The National Library of Australia has the Max Mints Alphabet Book in its catalogue and the whole book is available online. Their description, in part, reads as follows:
Each letter of the alphabet is illustrated with line drawings accompanied by a four-line poem about Max-Mints organized by children’s names from Arthur to Zechariah. Some of the poems reference nursery rhymes, but others suggest an older audience.
The booklet also includes three pages of crossword puzzles, with solutions; an interior view of the Max-mints factory; a brief history of MacRobertson’s, which relates the “fairy tale” humble beginnings of “the greatest confectionery establishment in Australia, and one of the largest in the world”; a portrait of the founder and proprietor of MacRobertson’s, Macpherson Robertson “looking down on models of the factories where 1,000 kinds of chocolates and confectionery—including ‘Max-Mints,’ ‘Columbine Caramels’ and ‘Old Gold’ chocolates—are made”; and a pyramid formation group portrait of the MacRobertson staff of 2,600 employees, who were then paid a total of £500,000 annually.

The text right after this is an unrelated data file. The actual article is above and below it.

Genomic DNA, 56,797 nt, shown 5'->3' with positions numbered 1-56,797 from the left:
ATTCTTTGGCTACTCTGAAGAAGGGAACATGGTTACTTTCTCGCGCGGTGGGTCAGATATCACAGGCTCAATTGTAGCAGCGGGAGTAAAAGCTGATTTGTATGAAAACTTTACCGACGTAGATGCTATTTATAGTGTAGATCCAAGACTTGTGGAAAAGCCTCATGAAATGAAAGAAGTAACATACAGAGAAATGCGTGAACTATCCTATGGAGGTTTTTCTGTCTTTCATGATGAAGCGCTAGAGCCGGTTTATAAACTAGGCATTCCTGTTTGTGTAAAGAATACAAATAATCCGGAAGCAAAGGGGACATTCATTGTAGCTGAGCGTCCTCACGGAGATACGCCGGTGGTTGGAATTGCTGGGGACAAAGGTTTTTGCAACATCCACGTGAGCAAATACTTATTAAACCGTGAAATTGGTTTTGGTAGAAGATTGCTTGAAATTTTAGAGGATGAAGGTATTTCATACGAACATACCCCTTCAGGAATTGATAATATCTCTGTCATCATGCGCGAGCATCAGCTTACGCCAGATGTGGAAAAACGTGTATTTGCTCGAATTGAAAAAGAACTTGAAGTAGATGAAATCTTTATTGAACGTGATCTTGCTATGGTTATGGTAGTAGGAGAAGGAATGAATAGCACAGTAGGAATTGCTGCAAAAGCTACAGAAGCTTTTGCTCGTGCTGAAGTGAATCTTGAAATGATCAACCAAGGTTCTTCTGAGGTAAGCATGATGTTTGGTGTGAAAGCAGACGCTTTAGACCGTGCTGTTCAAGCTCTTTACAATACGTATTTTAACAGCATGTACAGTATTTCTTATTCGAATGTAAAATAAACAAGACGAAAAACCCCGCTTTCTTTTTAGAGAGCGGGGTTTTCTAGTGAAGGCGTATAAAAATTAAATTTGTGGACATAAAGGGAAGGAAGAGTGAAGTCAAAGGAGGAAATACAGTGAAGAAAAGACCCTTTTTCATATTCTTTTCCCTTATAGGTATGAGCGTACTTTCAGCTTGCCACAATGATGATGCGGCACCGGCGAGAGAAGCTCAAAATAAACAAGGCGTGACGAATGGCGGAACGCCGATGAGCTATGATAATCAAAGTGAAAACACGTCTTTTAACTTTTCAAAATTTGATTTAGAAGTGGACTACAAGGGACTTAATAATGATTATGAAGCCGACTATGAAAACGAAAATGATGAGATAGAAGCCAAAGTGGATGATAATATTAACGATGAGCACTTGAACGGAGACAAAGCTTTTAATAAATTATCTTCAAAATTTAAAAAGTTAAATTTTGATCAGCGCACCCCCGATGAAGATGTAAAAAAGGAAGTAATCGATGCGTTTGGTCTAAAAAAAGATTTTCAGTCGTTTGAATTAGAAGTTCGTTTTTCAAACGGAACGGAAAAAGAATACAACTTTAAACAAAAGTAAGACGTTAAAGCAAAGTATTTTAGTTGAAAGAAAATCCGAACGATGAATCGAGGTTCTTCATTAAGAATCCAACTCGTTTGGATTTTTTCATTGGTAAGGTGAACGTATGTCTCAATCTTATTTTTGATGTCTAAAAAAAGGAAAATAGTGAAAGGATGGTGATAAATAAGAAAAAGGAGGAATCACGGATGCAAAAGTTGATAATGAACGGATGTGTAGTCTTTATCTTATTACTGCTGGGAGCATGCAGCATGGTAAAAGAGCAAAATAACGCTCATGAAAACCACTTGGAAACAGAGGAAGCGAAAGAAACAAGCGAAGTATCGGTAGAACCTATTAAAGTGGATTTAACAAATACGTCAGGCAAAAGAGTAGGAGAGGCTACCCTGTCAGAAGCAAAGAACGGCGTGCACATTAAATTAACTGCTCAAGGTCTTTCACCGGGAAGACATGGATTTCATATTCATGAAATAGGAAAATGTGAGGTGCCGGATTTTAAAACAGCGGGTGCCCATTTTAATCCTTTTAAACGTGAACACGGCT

The Max-Mints Alphabet Book was advertised in daily papers and issued in illustrated wrappers. The writers were stumped for a child’s name when it came to the letter ‘X’. The rhyme for this letter read:
Although X looks forbidding
And cold and hard as flint
It adds a wealth of sweetness
When it’s placed ‘tween MA and MINT.
One hopes the now-forgotten Max-Mints weren’t also as cold and hard as flint. They were described on the pack as “The velvety mints to chew”, which suggests a softer texture similar to that of Minties, a product that has long survived its competitor.